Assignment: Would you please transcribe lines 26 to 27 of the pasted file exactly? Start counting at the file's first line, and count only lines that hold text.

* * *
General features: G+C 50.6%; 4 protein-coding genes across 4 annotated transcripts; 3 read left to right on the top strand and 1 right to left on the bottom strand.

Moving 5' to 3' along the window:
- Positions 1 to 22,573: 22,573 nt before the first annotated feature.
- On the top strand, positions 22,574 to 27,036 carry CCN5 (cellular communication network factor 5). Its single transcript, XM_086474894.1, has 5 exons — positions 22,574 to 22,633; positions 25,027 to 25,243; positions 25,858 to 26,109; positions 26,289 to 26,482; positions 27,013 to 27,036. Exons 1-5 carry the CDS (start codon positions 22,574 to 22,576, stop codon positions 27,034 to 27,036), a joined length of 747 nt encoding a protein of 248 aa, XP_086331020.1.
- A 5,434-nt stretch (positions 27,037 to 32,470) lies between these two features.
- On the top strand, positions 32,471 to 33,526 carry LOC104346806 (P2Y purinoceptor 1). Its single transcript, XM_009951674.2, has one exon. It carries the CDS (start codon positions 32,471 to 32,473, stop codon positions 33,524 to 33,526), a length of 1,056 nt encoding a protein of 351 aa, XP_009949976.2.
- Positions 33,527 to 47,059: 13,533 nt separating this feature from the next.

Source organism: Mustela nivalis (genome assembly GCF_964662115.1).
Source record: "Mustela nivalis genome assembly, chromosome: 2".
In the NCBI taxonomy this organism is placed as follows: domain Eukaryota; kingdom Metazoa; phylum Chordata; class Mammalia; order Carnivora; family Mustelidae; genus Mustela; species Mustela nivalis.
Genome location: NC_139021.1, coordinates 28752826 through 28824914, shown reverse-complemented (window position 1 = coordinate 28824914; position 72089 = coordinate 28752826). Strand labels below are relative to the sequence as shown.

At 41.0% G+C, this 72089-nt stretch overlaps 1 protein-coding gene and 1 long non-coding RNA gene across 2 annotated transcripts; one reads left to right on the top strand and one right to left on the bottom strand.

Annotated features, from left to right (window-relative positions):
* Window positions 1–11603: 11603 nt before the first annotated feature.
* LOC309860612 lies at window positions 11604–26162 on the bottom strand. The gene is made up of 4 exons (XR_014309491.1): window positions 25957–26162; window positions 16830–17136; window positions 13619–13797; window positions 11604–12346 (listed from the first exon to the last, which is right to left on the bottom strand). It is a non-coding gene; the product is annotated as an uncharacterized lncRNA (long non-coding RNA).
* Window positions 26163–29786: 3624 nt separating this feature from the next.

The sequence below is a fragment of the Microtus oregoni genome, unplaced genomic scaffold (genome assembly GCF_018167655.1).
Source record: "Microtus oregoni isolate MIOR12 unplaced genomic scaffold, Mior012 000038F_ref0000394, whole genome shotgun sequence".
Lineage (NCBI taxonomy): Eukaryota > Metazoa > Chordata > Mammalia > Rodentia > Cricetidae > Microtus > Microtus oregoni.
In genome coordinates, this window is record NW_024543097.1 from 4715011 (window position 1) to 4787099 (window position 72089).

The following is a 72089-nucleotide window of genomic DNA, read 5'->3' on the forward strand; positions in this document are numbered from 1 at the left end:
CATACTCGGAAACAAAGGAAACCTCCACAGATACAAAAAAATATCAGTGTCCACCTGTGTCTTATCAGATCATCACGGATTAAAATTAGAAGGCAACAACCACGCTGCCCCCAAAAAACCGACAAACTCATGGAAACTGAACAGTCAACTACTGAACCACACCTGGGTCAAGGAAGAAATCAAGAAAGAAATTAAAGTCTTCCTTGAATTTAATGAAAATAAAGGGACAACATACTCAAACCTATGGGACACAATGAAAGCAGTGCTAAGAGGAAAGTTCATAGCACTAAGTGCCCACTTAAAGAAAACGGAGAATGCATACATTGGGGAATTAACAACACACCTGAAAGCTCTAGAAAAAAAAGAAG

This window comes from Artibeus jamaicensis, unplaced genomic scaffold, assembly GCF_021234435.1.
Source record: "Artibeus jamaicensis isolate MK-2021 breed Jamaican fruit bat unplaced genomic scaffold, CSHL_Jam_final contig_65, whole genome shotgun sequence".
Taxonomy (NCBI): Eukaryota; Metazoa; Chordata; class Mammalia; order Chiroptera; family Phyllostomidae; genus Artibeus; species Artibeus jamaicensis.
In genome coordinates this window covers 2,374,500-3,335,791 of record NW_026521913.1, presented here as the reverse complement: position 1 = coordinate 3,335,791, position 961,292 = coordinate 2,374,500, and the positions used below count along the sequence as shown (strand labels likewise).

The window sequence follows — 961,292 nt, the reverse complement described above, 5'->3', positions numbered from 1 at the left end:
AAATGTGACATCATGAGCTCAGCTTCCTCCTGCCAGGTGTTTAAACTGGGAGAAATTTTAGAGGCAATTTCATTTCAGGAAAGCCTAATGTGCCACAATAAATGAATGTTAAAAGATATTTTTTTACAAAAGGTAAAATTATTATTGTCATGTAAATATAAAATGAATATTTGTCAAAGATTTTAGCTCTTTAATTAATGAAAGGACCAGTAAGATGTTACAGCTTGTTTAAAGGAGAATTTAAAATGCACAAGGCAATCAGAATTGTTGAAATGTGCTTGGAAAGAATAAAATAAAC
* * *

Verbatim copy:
In genome coordinates this window covers 2,374,500-3,335,791 of record NW_026521913.1, presented here as the reverse complement: position 1 = coordinate 3,335,791, position 961,292 = coordinate 2,374,500, and the positions used below count along the sequence as shown (strand labels likewise).

The window sequence follows — 961,292 nt, the reverse complement described above, 5'->3', positions numbered from 1 at the left end: